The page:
The provincial government has turned over an undisclosed number of Medical Service Plan (MSP) premium accounts to the Canadian Revenue Agency (CRA) to help collect money the province is owed.
According to the B.C. government British Columbians owe $422 million in arrears for unpaid MSP bills. The province does not know how many individuals or businesses this includes or how much of the money is from the last fiscal year.
The government scrapped MSP bills on Jan. 1, 2020 for all British Columbians going forward.
“This tax has always been challenging to administer for businesses and individuals, which is another reason we decided to eliminate it,” Finance Minister Carole James said in a statement.
“In recent years the total MSP premiums in arrears has been decreasing and we expect that outstanding accounts will continue to be resolved as MSP premiums are eliminated and the program winds down.”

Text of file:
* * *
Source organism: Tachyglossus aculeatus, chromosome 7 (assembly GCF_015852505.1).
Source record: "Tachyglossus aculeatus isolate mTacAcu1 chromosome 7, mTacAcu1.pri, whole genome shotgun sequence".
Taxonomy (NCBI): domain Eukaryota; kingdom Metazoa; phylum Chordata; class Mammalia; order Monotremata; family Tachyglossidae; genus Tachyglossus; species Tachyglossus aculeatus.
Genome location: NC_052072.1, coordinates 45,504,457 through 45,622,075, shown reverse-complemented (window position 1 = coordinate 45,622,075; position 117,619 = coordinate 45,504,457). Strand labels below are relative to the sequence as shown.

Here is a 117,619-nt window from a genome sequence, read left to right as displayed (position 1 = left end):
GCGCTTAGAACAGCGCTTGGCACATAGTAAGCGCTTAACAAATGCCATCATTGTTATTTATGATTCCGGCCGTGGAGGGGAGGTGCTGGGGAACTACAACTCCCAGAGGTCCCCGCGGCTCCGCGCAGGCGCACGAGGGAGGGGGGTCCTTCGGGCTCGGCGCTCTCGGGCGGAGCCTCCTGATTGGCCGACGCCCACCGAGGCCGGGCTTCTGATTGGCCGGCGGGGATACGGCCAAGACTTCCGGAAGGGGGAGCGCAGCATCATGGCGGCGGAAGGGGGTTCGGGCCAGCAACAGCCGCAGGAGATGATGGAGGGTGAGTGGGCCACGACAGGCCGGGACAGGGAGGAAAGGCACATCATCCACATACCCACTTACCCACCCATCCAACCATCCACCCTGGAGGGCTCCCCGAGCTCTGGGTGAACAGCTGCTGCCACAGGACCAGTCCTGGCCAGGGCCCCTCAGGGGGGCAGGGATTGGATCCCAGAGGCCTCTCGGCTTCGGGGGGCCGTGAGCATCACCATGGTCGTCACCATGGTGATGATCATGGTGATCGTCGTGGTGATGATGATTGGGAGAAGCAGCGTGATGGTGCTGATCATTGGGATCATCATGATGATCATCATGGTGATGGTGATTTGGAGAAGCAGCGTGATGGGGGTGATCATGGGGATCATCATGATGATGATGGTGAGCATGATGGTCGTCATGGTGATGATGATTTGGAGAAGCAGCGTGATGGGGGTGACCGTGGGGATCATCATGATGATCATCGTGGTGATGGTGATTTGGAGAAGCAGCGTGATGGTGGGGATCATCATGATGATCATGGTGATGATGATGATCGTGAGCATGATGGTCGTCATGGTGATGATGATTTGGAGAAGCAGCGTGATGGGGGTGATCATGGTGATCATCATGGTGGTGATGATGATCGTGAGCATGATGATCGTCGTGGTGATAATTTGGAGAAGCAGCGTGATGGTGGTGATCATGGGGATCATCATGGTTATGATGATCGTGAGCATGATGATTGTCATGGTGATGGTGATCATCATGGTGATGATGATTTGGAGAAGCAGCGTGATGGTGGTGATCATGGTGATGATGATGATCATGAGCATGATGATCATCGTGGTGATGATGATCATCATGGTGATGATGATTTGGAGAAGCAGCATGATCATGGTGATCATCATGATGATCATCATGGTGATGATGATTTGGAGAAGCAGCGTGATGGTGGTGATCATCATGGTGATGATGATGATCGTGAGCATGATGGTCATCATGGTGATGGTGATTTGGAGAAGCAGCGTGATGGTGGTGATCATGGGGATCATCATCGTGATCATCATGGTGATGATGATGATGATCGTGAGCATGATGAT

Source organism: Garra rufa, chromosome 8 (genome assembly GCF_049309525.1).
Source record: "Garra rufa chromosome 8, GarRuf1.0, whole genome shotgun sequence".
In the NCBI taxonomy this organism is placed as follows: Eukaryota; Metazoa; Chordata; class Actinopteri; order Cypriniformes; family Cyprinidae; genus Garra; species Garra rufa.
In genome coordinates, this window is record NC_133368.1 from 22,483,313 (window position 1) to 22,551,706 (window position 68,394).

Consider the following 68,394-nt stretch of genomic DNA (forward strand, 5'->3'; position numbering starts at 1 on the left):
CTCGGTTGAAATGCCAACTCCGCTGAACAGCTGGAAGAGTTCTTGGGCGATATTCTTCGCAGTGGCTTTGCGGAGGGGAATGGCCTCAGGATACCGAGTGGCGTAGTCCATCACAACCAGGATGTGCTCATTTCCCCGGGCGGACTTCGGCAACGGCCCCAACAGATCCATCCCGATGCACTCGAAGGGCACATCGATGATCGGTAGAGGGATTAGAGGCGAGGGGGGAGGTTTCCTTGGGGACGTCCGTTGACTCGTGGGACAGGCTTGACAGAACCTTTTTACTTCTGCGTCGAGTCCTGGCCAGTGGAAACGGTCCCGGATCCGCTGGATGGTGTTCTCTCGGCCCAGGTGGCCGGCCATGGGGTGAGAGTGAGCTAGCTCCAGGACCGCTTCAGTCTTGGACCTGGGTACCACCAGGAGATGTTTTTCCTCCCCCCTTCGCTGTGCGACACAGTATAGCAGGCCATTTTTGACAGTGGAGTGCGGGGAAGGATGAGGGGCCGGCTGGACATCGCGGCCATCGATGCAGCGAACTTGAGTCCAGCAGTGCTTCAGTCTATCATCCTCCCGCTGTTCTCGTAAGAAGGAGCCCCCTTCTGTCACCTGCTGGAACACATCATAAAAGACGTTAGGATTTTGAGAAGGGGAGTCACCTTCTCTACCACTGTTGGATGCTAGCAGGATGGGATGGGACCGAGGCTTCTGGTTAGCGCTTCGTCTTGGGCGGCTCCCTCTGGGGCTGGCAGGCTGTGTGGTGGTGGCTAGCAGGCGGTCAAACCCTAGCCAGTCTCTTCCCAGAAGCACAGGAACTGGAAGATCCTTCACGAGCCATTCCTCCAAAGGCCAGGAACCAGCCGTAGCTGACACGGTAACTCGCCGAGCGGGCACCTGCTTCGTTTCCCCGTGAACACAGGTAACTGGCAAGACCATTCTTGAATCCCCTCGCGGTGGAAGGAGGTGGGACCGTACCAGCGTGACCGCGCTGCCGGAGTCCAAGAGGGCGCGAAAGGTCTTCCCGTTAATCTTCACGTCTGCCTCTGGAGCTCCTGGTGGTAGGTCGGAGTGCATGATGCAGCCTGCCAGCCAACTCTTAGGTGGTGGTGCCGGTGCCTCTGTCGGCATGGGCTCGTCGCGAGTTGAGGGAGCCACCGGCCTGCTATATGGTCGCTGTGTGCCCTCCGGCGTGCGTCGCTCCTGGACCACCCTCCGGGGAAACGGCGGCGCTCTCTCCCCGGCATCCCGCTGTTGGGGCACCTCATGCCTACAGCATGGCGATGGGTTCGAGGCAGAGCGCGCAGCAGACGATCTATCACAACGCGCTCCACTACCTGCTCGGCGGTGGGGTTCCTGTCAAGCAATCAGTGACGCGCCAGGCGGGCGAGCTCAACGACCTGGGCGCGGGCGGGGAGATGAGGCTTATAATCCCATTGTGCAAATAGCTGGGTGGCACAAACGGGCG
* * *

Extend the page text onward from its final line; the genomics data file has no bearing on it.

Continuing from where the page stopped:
Even though MSP has been eliminated, retroactive premium assistance continues to be available to provide financial relief for previously billed Medical Services Plan premiums.
British Columbia has consistently used the CRA in the past to help collect unpaid bills. The ministry says it attempts to contact individuals owing and works to secure payments plans. If a payment plan cannot be secured, collections for MSP can eventually go to the CRA.
The elimination of MSP will also lead to savings of over $50 million annually.
But the Canadian Taxpayers’ Federation says there are concerns the Employers Health Tax (EHT), which replaced MSP, will have similar administrative issues.
WATCH (aired December 5, 2019): MSP premiums coming to an end, burden shifts to employers
“It costs people, it costs taxpayers a lot of money to administer this thing,” Canadian Taxpayers’ Federation B.C. Director Kris Sims said.
“We are very concerned going forward with the Employers Health Tax, is this any better to administer.”
The province is not expecting the unpaid MSP bills to have a large impact on the provincial budget. But BC Liberal MLA Mary Polak says the fact the province is forecasting a shrinking surplus means there are less options to deal with the arrears.
“As far as we can see they are struggling to balance that budget and of course that limits their ability of what they can do with arrears,” Polak said.
“For all that we know from the quarterly reports is that budget is balanced on a razor’s edge.”